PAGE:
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Colombia > Living

Colombia

5 Good Reasons You Should Move To Colombia (And 1 Reason You Shouldn't!)

Published Thursday September 10, 2015 (13:00:30)

Image © Matthew on Flickr

As an expat destination, Colombia isn’t as popular as other South American countries such as Argentina and Brazil. However, there’s plenty to recommend in this beautiful, diverse, and very welcoming country. Here are five reasons you might want to move there.

The natural beauty

There are few countries as naturally gorgeous as Colombia. The variety of species in the country is mind-boggling. Colombia is one of 17 “megadiverse” countries, and is said to top the list when considered in terms of biodiversity per square kilometer.

There are bird species, plant species, insect species, and a variety of animals that you are unlikely to see anywhere else in the world. In terms of the landscape too, Columbia has a remarkable range – the country touches both the Atlantic and Pacific oceans, and boasts rainforests, snowy mountains, plains and grasslands, islands, and even deserts. It would take a few lifetimes to savor the entirety of Colombia’s natural beauty.

The rich culture and history

As the world becomes more and more globalised, it is increasingly unusual to find places that retain their unique local character. Colombia manages to do this very well, and not just in the relatively untouched rural areas. Even in the larger cities, there are plenty of aspects of life that are uniquely Colombian and that cling warmly to tradition – local produce and markets, local feasts and communal celebrations, the bars and cafes, the omnipresence of coffee, the unique confluence of cultures that makes itself felt almost everywhere. The diversity of Colombia’s flora and fauna combined with its cultural diversity makes for incredibly rich and varied cuisine too.

The cost of living

For people coming here from North America and Europe, the cost of living in Colombia is low, without really compromising on the quality of life. As with anywhere else in the world, the large cities can be a bit more expensive, but even here, basic necessities such as housing, food, utilities, and healthcare are very reasonably priced. The abundance and variety of local produce means that eating is particularly cheap, even if you frequently eat out. Many expats like to occasionally indulge in foods and/or consumer goods that they were used to back home, and these are of course expensive imports. In general however, you can live and eat well in Colombia for a lot less than you probably used to back home.

The language

Colombia is a great place to practise your Spanish. Some might question the idea of moving to a country to become fluent in a new language, but if you already speak a bit of Spanish and want to get better at it, or if you just love learning new languages, Colombia is a good place to live. The Colombian Spanish accent is said to be relatively clear and neutral, and people tend to speak slowly, which is great if Spanish isn’t your first language. The ubiquity of Spanish music, film, theatre, and television also means that you’ll have more opportunity to improve your fluency. Of course dialects always differ, and the Spanish you know may be somewhat different from Colombian Spanish. Within the country too, there are many dialects, and each may sound different from the Bogota dialect, which is usually what is described as Colombian Spanish.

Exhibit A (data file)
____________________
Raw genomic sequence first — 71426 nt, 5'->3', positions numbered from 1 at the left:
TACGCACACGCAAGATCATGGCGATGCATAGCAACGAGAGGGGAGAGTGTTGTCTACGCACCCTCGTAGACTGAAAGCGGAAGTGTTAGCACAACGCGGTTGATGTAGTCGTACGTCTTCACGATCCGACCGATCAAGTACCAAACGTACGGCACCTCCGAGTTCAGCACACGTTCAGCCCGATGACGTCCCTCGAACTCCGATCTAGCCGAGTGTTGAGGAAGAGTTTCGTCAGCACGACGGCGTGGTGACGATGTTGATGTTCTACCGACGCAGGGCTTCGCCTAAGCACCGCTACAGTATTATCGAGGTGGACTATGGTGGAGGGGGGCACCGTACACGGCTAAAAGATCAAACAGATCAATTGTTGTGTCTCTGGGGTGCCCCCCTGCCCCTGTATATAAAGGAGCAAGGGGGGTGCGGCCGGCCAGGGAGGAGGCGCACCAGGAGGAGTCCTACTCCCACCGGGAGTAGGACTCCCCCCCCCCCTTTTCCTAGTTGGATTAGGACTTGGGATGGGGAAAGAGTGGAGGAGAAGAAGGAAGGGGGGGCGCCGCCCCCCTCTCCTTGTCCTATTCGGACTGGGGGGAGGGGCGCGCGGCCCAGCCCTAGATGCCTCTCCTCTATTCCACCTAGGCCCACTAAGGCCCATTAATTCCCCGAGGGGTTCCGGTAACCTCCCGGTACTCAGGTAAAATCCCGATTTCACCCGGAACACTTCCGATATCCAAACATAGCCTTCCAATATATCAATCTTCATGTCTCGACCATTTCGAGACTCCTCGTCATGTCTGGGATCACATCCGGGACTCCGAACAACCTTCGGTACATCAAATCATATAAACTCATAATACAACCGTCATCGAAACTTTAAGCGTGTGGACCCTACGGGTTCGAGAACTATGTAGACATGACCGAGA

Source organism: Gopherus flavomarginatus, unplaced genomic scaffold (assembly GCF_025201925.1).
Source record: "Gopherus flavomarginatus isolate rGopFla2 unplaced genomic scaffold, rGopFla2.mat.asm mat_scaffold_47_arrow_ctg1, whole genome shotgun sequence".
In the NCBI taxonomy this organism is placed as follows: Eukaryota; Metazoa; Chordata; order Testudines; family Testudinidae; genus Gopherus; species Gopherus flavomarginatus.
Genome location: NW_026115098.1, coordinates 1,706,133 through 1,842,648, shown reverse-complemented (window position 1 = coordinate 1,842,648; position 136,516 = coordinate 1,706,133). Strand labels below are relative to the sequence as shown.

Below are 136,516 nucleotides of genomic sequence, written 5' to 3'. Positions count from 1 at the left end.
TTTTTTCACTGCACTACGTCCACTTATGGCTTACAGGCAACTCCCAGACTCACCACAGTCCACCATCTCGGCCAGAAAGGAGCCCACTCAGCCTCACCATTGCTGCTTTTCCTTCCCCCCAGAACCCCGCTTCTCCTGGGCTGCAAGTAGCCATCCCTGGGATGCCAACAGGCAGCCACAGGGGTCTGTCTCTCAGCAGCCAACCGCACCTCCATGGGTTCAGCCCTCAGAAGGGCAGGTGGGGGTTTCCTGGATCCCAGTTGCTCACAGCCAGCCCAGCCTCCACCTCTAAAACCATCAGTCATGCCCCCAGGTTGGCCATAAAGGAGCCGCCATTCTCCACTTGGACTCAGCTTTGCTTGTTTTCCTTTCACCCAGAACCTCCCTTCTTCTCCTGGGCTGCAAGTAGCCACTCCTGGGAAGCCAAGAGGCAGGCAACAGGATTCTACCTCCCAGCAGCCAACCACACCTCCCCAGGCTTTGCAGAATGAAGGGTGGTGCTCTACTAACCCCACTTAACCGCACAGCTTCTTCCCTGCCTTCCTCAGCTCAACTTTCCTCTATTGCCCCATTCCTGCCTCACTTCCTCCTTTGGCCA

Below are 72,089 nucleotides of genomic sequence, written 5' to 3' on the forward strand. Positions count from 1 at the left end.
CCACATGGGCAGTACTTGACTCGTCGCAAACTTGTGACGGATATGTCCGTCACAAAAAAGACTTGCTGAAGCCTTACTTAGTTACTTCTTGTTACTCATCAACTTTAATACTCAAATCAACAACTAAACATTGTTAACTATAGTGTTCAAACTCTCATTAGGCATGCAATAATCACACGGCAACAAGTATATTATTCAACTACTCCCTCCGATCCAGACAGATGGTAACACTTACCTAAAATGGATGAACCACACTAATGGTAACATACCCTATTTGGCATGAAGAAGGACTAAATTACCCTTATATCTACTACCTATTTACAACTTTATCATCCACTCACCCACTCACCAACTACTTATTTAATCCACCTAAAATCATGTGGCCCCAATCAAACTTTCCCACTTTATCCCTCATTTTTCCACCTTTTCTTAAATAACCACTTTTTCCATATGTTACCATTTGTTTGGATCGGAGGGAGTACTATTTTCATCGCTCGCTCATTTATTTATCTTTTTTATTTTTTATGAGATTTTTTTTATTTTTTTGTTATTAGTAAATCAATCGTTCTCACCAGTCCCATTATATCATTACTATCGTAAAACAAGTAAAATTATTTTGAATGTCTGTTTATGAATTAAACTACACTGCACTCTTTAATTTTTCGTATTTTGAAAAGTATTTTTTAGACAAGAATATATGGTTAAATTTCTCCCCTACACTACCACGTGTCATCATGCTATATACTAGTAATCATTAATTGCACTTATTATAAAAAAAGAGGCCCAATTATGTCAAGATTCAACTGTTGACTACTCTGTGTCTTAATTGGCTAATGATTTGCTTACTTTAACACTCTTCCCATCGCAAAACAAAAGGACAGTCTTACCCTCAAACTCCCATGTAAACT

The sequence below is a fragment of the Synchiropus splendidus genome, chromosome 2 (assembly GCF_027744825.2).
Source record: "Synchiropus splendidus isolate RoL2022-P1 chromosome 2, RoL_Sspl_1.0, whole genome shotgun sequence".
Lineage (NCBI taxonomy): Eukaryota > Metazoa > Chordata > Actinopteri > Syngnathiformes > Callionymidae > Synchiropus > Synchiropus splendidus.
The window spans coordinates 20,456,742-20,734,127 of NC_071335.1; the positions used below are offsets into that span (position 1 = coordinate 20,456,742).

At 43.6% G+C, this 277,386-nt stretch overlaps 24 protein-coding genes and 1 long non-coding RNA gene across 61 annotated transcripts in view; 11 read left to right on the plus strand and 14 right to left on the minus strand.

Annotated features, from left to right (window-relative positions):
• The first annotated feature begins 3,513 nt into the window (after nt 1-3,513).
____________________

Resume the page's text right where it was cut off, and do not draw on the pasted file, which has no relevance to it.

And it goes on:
The culture of leisure

It’s not that Colombians don’t work hard – they do. However, they also know the value of rest. The country is said to have the highest number of national holidays in the world after Argentina, and in general, employees get a generous number of paid vacation days. Colombians also tend to use their leisure and vacation time well. People travel, spend time with their families, and they celebrate – there’s usually a celebration of some sort just around the corner in Colombia, whether it’s a music festival, a salsa festival, the huge Bogota Carnival and Barranquilla's Carnival (with the biggest parade in the world outside of Brazil), or the relatively modest village carnivals, and plenty more.

One reason not to move

Although the turmoil in Colombia has subsided substantially, it hasn’t entirely disappeared or even reduced to levels that Colombians themselves find acceptable. There is still some amount of violence, whether related to drug smuggling, insurgency, or other criminal activity. Today it is definitely possible to live in Colombia and never encounter any crime, but this requires a certain amount of wariness and caution.

Can we improve this article? Something wrong? Let us know in the comments.

Sources: [1], [2], [3], [4]


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